Chapter 20. Extending SCons: Writing Your Own Scanners

SCons has built-in Scanners that know how to look in C/C++, Fortran, D, IDL, LaTeX, Python and SWIG source files for information about other files that targets built from those files depend on. For example, if you have a file format which uses #include to specify files which should be included into the source file when it is processed, you can use an existing scanner already included in SCons. You can use the same mechanisms that SCons uses to create its built-in Scanners to write Scanners of your own for file types that SCons does not know how to scan "out of the box."

20.1. A Simple Scanner Example

Suppose, for example, that we want to create a simple Scanner for .k files. A .k file contains some text that will be processed, and can include other files on lines that begin with include followed by a file name:

include filename.k

Scanning a file will be handled by a Python function that you must supply. Here is a function that will use the Python re module to scan for the include lines in our example:

import re

include_re = re.compile(r'^include\s+(\S+)$', re.M)

def kfile_scan(node, env, path, arg=None):
    contents = node.get_text_contents()
    return env.File(include_re.findall(contents))

It is important to note that you have to return a list of File nodes from the scanner function, simple strings for the file names won't do. As in the examples we are showing here, you can use the File function of your current construction environment in order to create nodes on the fly from a sequence of file names with relative paths.

The scanner function must accept the four specified arguments and return a list of implicit dependencies. Presumably, these would be dependencies found from examining the contents of the file, although the function can perform any manipulation at all to generate the list of dependencies.


An SCons node object representing the file being scanned. The path name to the file can be used by converting the node to a string using the str function, or an internal SCons get_text_contents object method can be used to fetch the contents.


The construction environment in effect for this scan. The scanner function may choose to use construction variables from this environment to affect its behavior.


A list of directories that form the search path for included files for this Scanner. This is how SCons handles the $CPPPATH and $LIBPATH variables.


An optional argument that can be passed to this scanner function when it is called from a scanner instance. The argument is only supplied if it was given when the scanner instance is created (see the manpage section "Scanner Objects"). This can be useful, for example, to distinguish which scanner type called us, if the function might be bound to several scanner objects. Since the argument is only supplied in the function call if it was defined for that scanner, the function needs to be prepared to possibly be called in different ways if multiple scanners are expected to use this function - giving the parameter a default value as shown above is a good way to do this. If the function to scanner relationship will be 1:1, just make sure they match.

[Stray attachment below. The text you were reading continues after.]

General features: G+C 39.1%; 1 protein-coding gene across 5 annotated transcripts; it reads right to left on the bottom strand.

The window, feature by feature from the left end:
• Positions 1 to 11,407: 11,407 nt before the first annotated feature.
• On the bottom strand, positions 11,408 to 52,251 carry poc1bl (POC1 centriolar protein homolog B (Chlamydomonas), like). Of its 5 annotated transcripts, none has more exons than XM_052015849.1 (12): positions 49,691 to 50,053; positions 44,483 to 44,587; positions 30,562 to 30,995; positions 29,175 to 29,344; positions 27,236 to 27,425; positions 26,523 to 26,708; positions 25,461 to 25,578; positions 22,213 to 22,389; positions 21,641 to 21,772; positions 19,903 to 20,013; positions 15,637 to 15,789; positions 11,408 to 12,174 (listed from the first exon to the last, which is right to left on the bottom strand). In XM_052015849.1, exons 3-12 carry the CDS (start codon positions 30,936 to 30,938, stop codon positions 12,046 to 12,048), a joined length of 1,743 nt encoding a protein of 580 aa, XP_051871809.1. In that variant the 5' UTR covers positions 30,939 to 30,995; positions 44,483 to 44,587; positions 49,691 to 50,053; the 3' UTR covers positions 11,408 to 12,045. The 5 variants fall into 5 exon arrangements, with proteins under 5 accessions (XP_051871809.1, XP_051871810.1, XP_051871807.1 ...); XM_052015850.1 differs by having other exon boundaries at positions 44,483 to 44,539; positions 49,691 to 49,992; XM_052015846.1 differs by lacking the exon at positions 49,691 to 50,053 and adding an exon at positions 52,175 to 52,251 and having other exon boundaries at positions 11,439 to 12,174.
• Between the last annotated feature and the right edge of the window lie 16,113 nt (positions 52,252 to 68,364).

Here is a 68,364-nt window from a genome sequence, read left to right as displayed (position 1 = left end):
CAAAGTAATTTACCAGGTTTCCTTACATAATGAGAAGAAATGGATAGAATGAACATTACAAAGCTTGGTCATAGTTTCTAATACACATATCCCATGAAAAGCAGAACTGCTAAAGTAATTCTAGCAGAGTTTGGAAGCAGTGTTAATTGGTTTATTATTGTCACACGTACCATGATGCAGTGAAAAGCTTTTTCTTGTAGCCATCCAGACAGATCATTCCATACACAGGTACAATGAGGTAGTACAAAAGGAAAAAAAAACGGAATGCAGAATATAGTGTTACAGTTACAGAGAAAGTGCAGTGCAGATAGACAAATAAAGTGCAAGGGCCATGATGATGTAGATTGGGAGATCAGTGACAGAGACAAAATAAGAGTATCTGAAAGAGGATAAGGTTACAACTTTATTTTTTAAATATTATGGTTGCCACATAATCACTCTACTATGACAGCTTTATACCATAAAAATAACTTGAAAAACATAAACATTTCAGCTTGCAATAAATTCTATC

A scanner object is created using the Scanner function, which typically takes an skeys argument to associate a file suffix with this Scanner. The scanner object must then be associated with the $SCANNERS construction variable in the current construction environment, typically by using the Append method:

kscan = Scanner(function=kfile_scan, skeys=['.k'])

Let's put this all together. Our new file type, with the .k suffix, will be processed by a command named kprocess, which lives in non-standard location /usr/local/bin, so we add that path to the execution environment so SCons can find it. Here's what it looks like:

import re

include_re = re.compile(r'^include\s+(\S+)$', re.M)

def kfile_scan(node, env, path):
    contents = node.get_text_contents()
    includes = include_re.findall(contents)
    return env.File(includes)

kscan = Scanner(function=kfile_scan, skeys=['.k'])
env = Environment()
env.AppendENVPath('PATH', '/usr/local/bin')

env.Command('foo', 'foo.k', 'kprocess < $SOURCES > $TARGET')

Assume a foo.k file like this:

some initial text
include other_file
some other text

Now if we run scons we can see that the scanner works - it identified the dependency other_file via the detected include line, although we get an error message because we forgot to create that file!

% scons -Q
scons: *** [foo] Implicit dependency `other_file' not found, needed by target `foo'.